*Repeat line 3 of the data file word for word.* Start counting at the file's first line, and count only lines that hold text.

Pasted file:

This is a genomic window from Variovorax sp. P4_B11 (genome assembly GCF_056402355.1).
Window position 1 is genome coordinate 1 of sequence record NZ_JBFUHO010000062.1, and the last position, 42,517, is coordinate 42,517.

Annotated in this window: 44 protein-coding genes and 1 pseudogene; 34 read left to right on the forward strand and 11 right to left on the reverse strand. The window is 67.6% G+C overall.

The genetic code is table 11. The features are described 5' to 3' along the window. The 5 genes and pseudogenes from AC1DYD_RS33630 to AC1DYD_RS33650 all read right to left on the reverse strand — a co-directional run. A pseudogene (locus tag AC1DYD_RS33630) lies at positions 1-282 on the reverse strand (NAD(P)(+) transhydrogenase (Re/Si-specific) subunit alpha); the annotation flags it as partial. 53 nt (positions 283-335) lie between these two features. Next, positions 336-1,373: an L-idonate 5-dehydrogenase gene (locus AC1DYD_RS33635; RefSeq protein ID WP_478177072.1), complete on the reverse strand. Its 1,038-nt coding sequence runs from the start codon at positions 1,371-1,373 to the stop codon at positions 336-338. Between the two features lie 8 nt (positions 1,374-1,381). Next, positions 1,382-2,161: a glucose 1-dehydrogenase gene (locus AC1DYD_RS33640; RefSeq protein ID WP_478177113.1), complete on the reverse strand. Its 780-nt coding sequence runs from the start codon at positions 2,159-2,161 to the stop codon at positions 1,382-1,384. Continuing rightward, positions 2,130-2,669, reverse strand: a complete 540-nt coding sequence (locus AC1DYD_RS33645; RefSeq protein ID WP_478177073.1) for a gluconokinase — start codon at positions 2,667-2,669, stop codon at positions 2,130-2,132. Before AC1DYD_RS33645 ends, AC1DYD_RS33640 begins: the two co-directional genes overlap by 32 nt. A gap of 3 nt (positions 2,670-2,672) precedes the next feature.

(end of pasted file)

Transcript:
Annotated in this window: 44 protein-coding genes and 1 pseudogene; 34 read left to right on the forward strand and 11 right to left on the reverse strand. The window is 67.6% G+C overall.